Objective: To describe the outcomes of surgical management of bowel obstruction in relapsed epithelial ovarian cancer (EOC) so as to define the criteria for patient selection for palliative surgery.
Methods: 90 women with relapsed EOC underwent palliative surgery for bowel obstruction between 1992 and 2008.
Results: Median age at time of surgery for bowel obstruction was 57 years (range, 26 to 85 years). All patients had received at least one line of platinum-based chemotherapy. Median time from diagnosis of primary disease to documented bowel obstruction requiring surgery was 19.5 months (range, 29 days-14 years). Median interval from date of completed course of chemotherapy preceding surgery for bowel obstruction was 3.8 months (range, 5 days-14 years). Ascites was present in 38/90(42%). 49/90(54%) underwent emergency surgery for bowel obstruction. The operative mortality and morbidity rates were 18% and 27%, respectively. Successful palliation, defined as adequate oral intake at least 60 days postoperative, was achieved in 59/90(66%). Only the absence of ascites was identified as a predictor for successful palliation (p=0.049). The median overall survival (OS) was 90.5 days (range, <1 day-6 years). Optimal debulking, treatment-free interval (TFI) and elective versus emergency surgery did not predict survival or successful palliation from surgery for bowel obstruction (p>0.05).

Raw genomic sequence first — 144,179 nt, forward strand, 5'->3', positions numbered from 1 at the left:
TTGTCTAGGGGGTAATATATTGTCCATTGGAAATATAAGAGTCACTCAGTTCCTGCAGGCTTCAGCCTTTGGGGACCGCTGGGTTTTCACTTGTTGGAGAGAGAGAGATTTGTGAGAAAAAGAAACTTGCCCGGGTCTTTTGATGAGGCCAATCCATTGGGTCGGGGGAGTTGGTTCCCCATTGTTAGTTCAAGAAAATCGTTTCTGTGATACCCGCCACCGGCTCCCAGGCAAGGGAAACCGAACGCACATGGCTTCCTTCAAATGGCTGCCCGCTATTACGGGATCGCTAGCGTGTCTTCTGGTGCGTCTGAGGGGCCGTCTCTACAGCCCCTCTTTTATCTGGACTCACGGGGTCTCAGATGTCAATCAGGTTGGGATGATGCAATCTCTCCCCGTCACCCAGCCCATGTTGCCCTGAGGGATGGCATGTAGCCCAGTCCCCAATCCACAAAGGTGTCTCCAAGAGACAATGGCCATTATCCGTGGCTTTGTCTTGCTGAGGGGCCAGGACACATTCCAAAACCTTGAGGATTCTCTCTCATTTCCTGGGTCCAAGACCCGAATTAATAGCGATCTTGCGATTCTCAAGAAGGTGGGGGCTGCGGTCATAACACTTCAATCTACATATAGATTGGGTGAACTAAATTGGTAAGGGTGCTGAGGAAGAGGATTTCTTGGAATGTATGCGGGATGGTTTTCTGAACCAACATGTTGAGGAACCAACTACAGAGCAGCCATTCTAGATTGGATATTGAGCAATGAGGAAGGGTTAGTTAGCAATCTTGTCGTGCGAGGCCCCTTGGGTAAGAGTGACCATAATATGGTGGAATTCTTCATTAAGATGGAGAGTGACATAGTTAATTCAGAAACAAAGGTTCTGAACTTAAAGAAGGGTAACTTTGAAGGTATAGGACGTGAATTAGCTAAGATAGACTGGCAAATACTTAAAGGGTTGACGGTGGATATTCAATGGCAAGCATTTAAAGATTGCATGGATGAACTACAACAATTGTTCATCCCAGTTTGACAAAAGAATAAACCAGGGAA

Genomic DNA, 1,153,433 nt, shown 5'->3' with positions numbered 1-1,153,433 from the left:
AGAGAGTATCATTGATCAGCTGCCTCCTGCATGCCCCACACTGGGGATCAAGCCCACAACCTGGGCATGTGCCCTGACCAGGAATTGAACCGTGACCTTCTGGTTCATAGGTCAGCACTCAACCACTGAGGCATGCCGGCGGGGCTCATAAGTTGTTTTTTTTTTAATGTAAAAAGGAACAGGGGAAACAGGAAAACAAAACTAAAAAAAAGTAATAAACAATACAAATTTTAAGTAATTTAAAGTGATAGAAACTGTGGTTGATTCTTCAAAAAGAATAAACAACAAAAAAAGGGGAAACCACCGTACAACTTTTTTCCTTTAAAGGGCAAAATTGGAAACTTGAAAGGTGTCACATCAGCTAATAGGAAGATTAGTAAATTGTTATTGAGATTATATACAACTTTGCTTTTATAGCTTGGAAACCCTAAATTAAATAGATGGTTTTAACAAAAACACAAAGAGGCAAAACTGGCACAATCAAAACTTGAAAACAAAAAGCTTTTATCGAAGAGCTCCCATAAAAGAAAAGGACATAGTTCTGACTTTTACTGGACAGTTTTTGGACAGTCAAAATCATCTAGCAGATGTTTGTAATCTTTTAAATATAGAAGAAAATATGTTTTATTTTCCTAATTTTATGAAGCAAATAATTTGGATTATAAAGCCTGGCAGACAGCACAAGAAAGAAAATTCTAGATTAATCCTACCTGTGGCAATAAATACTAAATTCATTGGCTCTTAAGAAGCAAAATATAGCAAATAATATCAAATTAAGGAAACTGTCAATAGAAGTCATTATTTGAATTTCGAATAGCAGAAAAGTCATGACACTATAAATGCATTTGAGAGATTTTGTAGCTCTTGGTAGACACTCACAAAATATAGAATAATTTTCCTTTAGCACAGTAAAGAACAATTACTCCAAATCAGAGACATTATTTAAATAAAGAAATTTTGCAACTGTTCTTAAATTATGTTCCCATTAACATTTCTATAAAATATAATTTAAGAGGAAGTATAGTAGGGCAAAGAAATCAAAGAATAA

Conclusion: Surgery for bowel obstruction in relapsed EOC is associated with a high morbidity and mortality rate especially in emergency cases when compared to other gynaecological oncological procedures. Palliation can be achieved in almost two thirds of cases, is equally likely in elective and emergency cases but is less likely in those with ascites.
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